Teaching Philosophy

I teach students, not subjects. Although I enjoy sharing knowledge, the genuine compassion I have for students is greater than any subject. Being a Catholic educator means leading by example and demonstrating passion for life through the teachings of Jesus Christ. As an educator, I strive to connect with students and help them learn how to embrace life-long learning so they are equipped to adapt to the demands of the future.

God is love. It is our responsibility to educate students on how to love one another in community by demonstrating lessons from the bible in everyday life. I believe in leading by example. For instance, if I show my passion for teaching, the students will begin to understand the value of exploring their own passions as they grow themselves.

Matthew 18:12-14
12 “What do you think? If a man owns a hundred sheep, and one of them wanders away, will he not leave the ninety-nine on the hills and go to look for the one that wandered off? 13 And if he finds it, truly I tell you, he is happier about that one sheep than about the ninety-nine that did not wander off. 14 In the same way your Father in heaven is not willing that any of these little ones should perish.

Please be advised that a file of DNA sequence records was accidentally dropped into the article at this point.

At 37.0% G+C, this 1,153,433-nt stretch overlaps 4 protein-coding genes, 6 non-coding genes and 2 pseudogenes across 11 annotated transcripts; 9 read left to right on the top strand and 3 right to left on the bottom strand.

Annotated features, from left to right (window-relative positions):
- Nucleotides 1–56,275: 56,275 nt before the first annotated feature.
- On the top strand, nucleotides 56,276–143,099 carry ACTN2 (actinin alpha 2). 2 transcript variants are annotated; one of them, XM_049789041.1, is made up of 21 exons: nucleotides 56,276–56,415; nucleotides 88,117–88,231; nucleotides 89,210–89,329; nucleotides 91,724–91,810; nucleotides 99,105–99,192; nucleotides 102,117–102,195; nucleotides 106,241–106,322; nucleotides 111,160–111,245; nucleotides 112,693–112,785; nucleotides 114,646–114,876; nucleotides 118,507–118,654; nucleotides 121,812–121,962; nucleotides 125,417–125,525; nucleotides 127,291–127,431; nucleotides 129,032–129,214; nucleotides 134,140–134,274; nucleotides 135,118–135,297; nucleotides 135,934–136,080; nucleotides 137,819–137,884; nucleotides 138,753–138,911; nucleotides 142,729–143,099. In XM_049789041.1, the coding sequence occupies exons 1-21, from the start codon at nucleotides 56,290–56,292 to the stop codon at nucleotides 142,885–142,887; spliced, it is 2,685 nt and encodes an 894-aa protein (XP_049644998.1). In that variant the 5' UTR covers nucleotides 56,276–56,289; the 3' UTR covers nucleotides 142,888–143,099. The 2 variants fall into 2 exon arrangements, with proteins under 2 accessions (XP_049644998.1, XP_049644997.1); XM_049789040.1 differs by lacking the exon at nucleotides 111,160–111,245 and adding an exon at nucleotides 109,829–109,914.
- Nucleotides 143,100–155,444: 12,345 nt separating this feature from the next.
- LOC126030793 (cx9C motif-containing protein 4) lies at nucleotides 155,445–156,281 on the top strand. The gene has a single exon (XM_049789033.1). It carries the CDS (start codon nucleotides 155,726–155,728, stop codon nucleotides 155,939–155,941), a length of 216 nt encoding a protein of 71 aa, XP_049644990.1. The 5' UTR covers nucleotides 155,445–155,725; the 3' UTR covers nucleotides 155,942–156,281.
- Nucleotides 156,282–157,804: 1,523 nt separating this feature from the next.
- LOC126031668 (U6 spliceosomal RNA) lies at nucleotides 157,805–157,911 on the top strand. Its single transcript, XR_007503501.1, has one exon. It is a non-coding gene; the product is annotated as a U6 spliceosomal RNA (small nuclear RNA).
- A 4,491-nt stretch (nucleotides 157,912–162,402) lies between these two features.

This passage parallels my teaching philosophy. As an educator, I care for each of God’s children like the man caring for his sheep. If one student is struggling or lost I will seek them and guide them until they find their way.

My main objective as an educator is to help students reach their own unique potential. I am driven to guide them to be the best that they can be, so they can serve God to their greatest capacity, and make our community and our larger world a better place.


2 Responses to Teaching Philosophy

  1. As we talked about, it may be helpful to include a music-specific teaching philosophy so that a future employer can get a sense of who you are as a music teacher. This might include your thoughts on the place of an arts-ed curriculum in an era of lots of cuts to arts ed – how will make your program be seen as worthwhile (sounds awful to have to justify it, but it’s a reality unfortunately). Also, think about adding in links to articles, lesson plans you’ve taught, etc. that back up what you’re saying here – how are you enacting your beliefs in the classroom?

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